Locations can be mapped in a variety of ways. Maps are not just a way to see and navigate the world - they double back and are interpretations that create the world. No map is complete - they highlight and obscure. Islands of LA mapping projects are ongoing and have the impossible goal of mapping all the traffic islands in the world. The entire Islands of LA project can be seen as a way to map the city and investigate the use and availabiity of traffic islands as public space through movement, field trips...the use of these spaces.
If you find a mistake on one of the maps, please send an email and include a link and description of the mistake. In the future, you will be able to submit locations and stories. There will also be charts or indices of locations.
Map of Islands for Public Assembly: This is an interactive or tactical map of traffic islands that are suitable for public assembly, a concept derived from the First Amendment's protection of people's right to peaceably assemble. The map is currently centered on Los Angeles since that is the location of most of the islands that have been mapped. You can use the map to find locations and learn about activities. Traffic Islands are open all the time, you don't need a permit, there is no fee, and they are everywhere. Usually they are in the middle of the "bustle of undifferentiated humanity," according to a 4th appellate court decision in Virginia (see Island Law). But not all islands are good for public assembly. The ones that are provide us with a unique perspective on the city. You may think hanging out on an island is horrible, with the traffic and smog and noise. But our sense of what they are like and what can be done on them is based on limited experience. Usually we see them from the car or are hanging onto the nose of an island in the middle of a melee of lanes and cars. But what is it really like to hang out for several hours on one of these publicly owned, public spaces? Visit one and find out. Coming soon, a chart by usability category (i.e. size, landscape).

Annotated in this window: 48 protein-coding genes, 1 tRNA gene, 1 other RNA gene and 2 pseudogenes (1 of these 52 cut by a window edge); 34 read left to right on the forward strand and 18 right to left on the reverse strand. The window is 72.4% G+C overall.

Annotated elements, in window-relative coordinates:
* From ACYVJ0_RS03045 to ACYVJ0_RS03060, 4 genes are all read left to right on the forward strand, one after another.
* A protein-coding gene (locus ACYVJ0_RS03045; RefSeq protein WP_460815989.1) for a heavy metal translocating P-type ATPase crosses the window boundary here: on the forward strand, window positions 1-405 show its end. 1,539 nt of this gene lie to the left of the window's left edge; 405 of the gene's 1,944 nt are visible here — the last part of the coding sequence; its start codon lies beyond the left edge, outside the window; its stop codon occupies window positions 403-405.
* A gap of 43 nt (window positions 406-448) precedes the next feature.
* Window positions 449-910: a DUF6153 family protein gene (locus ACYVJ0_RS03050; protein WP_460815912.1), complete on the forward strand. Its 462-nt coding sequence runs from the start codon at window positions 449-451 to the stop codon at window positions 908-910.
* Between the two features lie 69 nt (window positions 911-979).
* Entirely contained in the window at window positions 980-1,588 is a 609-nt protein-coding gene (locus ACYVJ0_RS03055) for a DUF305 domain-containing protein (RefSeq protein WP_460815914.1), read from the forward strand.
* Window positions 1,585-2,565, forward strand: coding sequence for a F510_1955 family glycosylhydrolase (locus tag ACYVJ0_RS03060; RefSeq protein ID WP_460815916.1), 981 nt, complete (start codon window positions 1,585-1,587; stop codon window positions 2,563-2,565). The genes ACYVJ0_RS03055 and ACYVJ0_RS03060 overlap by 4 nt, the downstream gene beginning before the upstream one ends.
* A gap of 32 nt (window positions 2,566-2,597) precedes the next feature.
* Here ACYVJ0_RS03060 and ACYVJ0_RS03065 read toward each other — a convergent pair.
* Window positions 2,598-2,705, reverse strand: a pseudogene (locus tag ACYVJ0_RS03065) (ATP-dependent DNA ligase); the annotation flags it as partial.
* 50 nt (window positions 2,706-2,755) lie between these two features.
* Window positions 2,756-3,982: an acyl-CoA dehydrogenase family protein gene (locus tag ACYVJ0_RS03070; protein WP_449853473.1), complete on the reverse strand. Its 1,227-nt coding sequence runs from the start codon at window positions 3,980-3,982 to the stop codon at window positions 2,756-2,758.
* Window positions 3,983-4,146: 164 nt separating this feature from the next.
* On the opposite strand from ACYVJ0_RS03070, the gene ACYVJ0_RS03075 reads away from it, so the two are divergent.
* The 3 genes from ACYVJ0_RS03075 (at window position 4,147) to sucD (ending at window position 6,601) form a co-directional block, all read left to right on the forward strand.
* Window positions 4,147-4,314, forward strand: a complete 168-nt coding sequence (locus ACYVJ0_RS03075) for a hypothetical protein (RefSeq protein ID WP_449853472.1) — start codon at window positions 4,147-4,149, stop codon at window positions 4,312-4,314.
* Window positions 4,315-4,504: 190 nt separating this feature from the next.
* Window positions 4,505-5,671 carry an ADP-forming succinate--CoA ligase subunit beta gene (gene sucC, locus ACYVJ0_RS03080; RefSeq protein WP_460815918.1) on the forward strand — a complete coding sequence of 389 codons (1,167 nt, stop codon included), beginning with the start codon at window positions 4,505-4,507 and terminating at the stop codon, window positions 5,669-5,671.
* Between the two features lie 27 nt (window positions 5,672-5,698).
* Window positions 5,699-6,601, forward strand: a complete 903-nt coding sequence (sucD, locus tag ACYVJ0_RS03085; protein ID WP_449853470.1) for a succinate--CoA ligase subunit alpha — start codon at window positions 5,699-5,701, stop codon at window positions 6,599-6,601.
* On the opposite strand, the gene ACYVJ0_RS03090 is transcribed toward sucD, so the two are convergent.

Map of All Traffic Islands: This map includes all island locations regardless of whether they are suitable for public assembly or not. The map is centered on the most recently mapped location.
Islands Anyone? is a project for the Washington Blvd Art Concert that invites everyone to visit, share and schedule temporary use of traffic islands for assembly and expressive conduct at any time, including before, during and after the Washington Blvd Art Concert. The Art Concert is a one day event curated by Stephen Van Dyck to bring together creative people to plan activities on Washington Blvd, one of the longest roads in Los Angeles.
Other Mapping Projects:
Placemap: Public Art Studies Students from USC: A group of students from USC and their teacher, Susan Gray, visit an island in Hollywood. After a confab about mapping, they broke into groups to map the place.
Islands and Streams: Beneath the city there are rainwater tributaries that carry rainwater to the L.A. River, Compton Creek and other waterways in the city. Many traffic islands are on top of these tributaries.
Rhythm Analysis: The event was led by artist and urban geographer, Ismail Farouk, who was here from Johannesburg on a fellowship with the MAK Center that is called the Urban Futures Initiative.
Listing of traffic islands on the interactive maps:
For Middle Eastern solidarity, lets gather safely in the city and stoke the kindling of group liberty. We’ll meet at San Vicente and 20th on Sunday. Moving, from 8 to 9pm, a soiree along the wide, grassy median way. Bring a story, snack or quote, a poem, a song of middle eastern origin. Holding candles [...]